To unlock this locked door, simply press the “Open” button located on the inside. Continue reading Google two-factor auth gets its knickers in a twist… again
Got this in an email this morning…
This weekend we discovered that Gawker Media’s servers were compromised,
resulting in a security breach at Lifehacker, Gizmodo, Gawker, Jezebel,
io9, Jalopnik, Kotaku, Deadspin, and Fleshbot. As a result, the user name
and password associated with your comment account were released on the
internet. If you’re a commenter on any of our sites, you probably have
Why yes, I do have some questions…
- Why are you storing passwords in a form that means people can “release them onto the Internet”?
- Why am I being told on Tuesday about stuff that happened on Saturday?
It’s a bit poor that websites devoted to telling people common-sense manage to fail at it themselves. It’s very very simple do not store user passwords in plaintext. User forgets their password? You send them a time-limited token to allow them to reset it.
This is also why it’s bad to type in your Facebook/Twitter/Googlemail details into those “import your contacts” forms on websites.
Never mind, nobody is daft enough to use the same password on multiple websites, right?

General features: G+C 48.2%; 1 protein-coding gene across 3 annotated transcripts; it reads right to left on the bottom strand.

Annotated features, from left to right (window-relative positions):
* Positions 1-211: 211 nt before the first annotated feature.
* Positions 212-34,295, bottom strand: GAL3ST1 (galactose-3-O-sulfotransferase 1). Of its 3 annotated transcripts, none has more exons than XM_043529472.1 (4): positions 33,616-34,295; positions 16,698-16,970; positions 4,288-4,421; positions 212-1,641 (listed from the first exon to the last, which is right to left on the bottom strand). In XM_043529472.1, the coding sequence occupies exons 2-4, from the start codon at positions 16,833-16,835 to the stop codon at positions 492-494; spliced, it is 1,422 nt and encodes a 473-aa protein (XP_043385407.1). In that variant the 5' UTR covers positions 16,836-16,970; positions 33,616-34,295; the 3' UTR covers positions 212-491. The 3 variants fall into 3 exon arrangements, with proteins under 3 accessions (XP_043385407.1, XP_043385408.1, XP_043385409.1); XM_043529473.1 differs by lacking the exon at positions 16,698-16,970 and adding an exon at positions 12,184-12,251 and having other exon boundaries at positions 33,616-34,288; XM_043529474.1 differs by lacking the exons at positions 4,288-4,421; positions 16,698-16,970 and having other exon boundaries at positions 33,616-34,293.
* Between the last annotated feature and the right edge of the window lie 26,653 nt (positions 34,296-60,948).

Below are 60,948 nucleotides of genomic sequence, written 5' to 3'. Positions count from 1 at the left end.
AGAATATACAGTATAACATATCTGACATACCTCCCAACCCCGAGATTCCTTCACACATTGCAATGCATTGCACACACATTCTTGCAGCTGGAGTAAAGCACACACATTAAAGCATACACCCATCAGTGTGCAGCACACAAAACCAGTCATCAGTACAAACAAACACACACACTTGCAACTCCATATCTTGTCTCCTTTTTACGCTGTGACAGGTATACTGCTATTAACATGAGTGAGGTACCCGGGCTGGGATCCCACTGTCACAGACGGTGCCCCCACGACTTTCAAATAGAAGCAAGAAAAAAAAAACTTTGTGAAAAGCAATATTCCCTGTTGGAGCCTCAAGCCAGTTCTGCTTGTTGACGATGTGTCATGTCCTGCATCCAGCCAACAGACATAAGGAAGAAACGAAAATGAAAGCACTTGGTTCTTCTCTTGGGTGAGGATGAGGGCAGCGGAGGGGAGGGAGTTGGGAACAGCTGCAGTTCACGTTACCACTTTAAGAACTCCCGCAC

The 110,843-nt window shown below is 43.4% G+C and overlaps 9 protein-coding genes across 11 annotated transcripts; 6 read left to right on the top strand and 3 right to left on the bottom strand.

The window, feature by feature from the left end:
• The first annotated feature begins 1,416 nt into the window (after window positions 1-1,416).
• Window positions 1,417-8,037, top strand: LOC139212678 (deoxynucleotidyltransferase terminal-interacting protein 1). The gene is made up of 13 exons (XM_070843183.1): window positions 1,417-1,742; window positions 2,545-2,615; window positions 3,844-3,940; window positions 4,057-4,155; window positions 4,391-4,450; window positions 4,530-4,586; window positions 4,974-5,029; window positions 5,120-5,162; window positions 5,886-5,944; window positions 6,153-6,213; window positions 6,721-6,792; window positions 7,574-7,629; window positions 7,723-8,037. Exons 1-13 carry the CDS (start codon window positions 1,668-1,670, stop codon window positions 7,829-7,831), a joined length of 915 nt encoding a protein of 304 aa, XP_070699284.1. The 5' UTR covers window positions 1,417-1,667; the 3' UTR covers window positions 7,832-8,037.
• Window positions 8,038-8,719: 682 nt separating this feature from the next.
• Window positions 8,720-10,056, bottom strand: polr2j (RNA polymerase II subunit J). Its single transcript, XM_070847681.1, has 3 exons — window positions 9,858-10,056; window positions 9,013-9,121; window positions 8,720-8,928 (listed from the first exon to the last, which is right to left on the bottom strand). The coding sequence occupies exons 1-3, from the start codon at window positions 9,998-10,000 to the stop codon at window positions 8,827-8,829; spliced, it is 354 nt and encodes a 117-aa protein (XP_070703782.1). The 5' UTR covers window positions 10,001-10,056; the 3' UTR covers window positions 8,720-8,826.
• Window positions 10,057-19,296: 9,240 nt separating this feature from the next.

Following my mess with online banking yesterday I decided to do something constructive. Originally all my passwords lived in my browser and were synchronised between machines using Google Browser Sync. Now this is no more and once again I was forced to either remember them, or write them down somewhere. Writing down passwords is a silly thing to do, so following a recommendation I downloaded and installed KeePass Password Safe.
It works very nicely, I’ve even got the password database stored in my SVN server for safe keeping. I also installed it on my Mac (using KeePassX) and after a quick svn co I had the database on my Mac too, all working.
Shame there’s no Nokia Internet Tablet version, it’d be perfect then. Oh well, I’m happy with 99% perfect 😉